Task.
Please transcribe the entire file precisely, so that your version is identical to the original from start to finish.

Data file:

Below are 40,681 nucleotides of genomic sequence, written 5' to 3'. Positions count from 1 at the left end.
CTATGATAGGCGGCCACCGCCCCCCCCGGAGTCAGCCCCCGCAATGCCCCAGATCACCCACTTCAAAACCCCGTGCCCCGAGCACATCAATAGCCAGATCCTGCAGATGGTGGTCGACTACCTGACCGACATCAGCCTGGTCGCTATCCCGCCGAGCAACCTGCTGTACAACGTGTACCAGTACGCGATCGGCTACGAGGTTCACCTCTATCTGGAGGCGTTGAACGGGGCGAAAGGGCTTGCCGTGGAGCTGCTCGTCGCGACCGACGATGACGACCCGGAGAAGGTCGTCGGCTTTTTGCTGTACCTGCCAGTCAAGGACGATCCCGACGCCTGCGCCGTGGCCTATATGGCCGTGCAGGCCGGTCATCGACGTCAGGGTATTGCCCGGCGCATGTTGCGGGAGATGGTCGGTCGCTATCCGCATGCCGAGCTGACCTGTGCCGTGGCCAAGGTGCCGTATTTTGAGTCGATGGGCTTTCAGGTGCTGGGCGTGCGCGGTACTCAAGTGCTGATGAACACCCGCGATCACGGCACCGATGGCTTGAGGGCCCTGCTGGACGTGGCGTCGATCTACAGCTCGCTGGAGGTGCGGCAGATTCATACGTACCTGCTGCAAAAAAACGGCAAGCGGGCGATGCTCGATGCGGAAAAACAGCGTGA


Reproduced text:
Below are 40,681 nucleotides of genomic sequence, written 5' to 3'. Positions count from 1 at the left end.
CTATGATAGGCGGCCACCGCCCCCCCCGGAGTCAGCCCCCGCAATGCCCCAGATCACCCACTTCAAAACCCCGTGCCCCGAGCACATCAATAGCCAGATCCTGCAGATGGTGGTCGACTACCTGACCGACATCAGCCTGGTCGCTATCCCGCCGAGCAACCTGCTGTACAACGTGTACCAGTACGCGATCGGCTACGAGGTTCACCTCTATCTGGAGGCGTTGAACGGGGCGAAAGGGCTTGCCGTGGAGCTGCTCGTCGCGACCGACGATGACGACCCGGAGAAGGTCGTCGGCTTTTTGCTGTACCTGCCAGTCAAGGACGATCCCGACGCCTGCGCCGTGGCCTATATGGCCGTGCAGGCCGGTCATCGACGTCAGGGTATTGCCCGGCGCATGTTGCGGGAGATGGTCGGTCGCTATCCGCATGCCGAGCTGACCTGTGCCGTGGCCAAGGTGCCGTATTTTGAGTCGATGGGCTTTCAGGTGCTGGGCGTGCGCGGTACTCAAGTGCTGATGAACACCCGCGATCACGGCACCGATGGCTTGAGGGCCCTGCTGGACGTGGCGTCGATCTACAGCTCGCTGGAGGTGCGGCAGATTCATACGTACCTGCTGCAAAAAAACGGCAAGCGGGCGATGCTCGATGCGGAAAAACAGCGTGA